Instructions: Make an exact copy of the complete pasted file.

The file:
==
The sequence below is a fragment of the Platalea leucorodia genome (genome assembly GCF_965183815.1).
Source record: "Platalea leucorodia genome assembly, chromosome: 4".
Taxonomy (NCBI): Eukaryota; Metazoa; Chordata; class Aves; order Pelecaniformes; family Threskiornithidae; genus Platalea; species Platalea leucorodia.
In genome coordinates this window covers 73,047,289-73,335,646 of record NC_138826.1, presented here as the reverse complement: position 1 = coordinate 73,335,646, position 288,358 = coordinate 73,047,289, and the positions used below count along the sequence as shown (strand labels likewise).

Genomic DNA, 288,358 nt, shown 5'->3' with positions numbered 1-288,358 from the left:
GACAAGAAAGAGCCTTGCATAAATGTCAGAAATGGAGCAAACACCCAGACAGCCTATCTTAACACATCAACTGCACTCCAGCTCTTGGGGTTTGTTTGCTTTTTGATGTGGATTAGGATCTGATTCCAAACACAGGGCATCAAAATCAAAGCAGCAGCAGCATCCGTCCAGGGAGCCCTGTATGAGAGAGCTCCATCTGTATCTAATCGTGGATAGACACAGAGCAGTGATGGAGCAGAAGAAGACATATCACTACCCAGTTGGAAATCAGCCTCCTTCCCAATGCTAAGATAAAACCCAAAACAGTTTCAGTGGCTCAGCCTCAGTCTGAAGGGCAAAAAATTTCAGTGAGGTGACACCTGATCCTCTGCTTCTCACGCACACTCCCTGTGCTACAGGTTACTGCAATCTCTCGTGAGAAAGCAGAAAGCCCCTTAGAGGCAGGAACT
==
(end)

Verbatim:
The sequence below is a fragment of the Platalea leucorodia genome (genome assembly GCF_965183815.1).
Source record: "Platalea leucorodia genome assembly, chromosome: 4".
Taxonomy (NCBI): Eukaryota; Metazoa; Chordata; class Aves; order Pelecaniformes; family Threskiornithidae; genus Platalea; species Platalea leucorodia.
In genome coordinates this window covers 73,047,289-73,335,646 of record NC_138826.1, presented here as the reverse complement: position 1 = coordinate 73,335,646, position 288,358 = coordinate 73,047,289, and the positions used below count along the sequence as shown (strand labels likewise).

Genomic DNA, 288,358 nt, shown 5'->3' with positions numbered 1-288,358 from the left:
GACAAGAAAGAGCCTTGCATAAATGTCAGAAATGGAGCAAACACCCAGACAGCCTATCTTAACACATCAACTGCACTCCAGCTCTTGGGGTTTGTTTGCTTTTTGATGTGGATTAGGATCTGATTCCAAACACAGGGCATCAAAATCAAAGCAGCAGCAGCATCCGTCCAGGGAGCCCTGTATGAGAGAGCTCCATCTGTATCTAATCGTGGATAGACACAGAGCAGTGATGGAGCAGAAGAAGACATATCACTACCCAGTTGGAAATCAGCCTCCTTCCCAATGCTAAGATAAAACCCAAAACAGTTTCAGTGGCTCAGCCTCAGTCTGAAGGGCAAAAAATTTCAGTGAGGTGACACCTGATCCTCTGCTTCTCACGCACACTCCCTGTGCTACAGGTTACTGCAATCTCTCGTGAGAAAGCAGAAAGCCCCTTAGAGGCAGGAACT